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California Assembly Announces Committee to Address State's Struggling Downtowns

The Downtown Recovery Select Committee will be tasked with reviewing policy to address California’s empty downtown cores that have not recovered from the COVID-19 pandemic.

For immediate release:
  • Nate Allbee
  • (415) 756-0561

SACRAMENTO, CA – California State Assembly Speaker Robert Rivas, has approved the creation of a Downtown Recovery Select Committee led by Chair Matt Haney (D-San Francisco). The Committee will convene experts in land use, business retention, public safety, as well as tourism and culture, to review policies to revitalize

California’s downtown corridors after their slow recovery from the COVID-19 pandemic.
While cities like New York are back to near pre-pandemic function, California’s downtowns are facing significant challenges in recovering from the pandemic. Many of California's downtowns — including Assemblymember Haney’s district of San Francisco — were built with little housing in their downtown commercial districts forcing the local economy to depend on daily commuters. The pandemic changed the nature of work with many of California’s tech workers transitioning to working remotely full-time, causing previously bustling downtowns to empty out seemingly overnight. 

The crisis has been further compounded by skyrocketing rent, growing homelessness, and the opioid crisis. Many small businesses have struggled to regain their footing, and vacant storefronts have become common as restaurants, stores, and other small businesses have closed their doors due to the decline in commuters, residents, and visitors.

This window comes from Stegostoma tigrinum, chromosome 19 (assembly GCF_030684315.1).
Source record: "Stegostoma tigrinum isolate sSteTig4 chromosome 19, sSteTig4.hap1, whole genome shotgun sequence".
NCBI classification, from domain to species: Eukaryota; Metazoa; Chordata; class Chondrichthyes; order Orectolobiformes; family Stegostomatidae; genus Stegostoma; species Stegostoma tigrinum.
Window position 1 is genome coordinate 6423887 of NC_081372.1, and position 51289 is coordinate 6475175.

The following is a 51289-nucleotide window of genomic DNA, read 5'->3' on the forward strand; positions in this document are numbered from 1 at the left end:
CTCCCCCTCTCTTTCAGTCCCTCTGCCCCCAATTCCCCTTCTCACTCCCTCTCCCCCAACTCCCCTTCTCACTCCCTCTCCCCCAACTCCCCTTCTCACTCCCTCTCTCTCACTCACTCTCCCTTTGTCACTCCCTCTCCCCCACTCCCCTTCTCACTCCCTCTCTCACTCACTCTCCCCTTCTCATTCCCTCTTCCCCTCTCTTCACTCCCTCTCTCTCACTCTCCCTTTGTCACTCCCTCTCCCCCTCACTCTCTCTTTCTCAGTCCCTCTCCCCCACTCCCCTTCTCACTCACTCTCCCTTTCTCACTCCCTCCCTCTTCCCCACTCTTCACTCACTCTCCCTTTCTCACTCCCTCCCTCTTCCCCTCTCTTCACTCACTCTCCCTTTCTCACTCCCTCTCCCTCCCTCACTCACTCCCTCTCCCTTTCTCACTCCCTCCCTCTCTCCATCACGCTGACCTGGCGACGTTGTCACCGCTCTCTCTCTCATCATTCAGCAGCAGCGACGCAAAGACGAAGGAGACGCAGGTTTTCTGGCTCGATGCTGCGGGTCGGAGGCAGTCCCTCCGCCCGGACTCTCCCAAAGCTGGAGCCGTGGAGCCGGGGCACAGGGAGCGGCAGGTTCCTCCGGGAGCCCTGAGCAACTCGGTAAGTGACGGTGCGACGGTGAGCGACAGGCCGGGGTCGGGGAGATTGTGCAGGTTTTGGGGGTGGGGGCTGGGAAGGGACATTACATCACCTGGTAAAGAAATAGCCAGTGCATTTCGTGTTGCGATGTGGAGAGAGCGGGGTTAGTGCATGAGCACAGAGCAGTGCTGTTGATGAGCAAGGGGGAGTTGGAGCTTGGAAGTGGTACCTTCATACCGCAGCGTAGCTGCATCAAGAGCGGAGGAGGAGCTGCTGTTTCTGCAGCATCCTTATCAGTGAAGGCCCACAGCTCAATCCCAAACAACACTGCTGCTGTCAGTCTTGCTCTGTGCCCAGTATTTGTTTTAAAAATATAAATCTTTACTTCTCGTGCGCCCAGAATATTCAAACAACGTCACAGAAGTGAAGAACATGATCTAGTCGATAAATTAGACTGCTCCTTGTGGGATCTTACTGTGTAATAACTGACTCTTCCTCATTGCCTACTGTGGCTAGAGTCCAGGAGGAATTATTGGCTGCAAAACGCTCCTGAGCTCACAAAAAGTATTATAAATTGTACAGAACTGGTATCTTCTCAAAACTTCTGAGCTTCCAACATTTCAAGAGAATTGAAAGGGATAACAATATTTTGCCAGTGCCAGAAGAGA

“When you go to any city’s downtown, from San Francisco to San Diego, you see vacant storefronts and empty streets,” said Haney. “Downtowns are supposed to be economic engines for our cities. A healthy downtown is densely populated and brings together business and culture. The last few years it's felt like the old west — tumbleweeds, boarded-up shops, and crime.”

“We must reinvigorate California’s downtown cores and commercial districts,” said Speaker of the Assembly Robert Rivas (D-Salinas). “And I expect this select committee to put forward solutions that will help create vibrant centers that are magnets for business, job growth, and new housing opportunities, improve public safety and inspire community involvement. Our downtowns must sustain the heartbeat of our communities, and I’m thankful to Assemblymember Matt Haney for leading this critical discussion.”

The Committee will hold hearings throughout the year to discuss how the State can implement strategic revitalization efforts to encourage economic growth and livable spaces. This includes identifying specific challenges faced by downtown businesses and developing ways to attract them back to the downtown area. It will also find ways to promote downtowns as desirable destinations for new residents and visitors by attracting local restaurants, shops, and cultural events.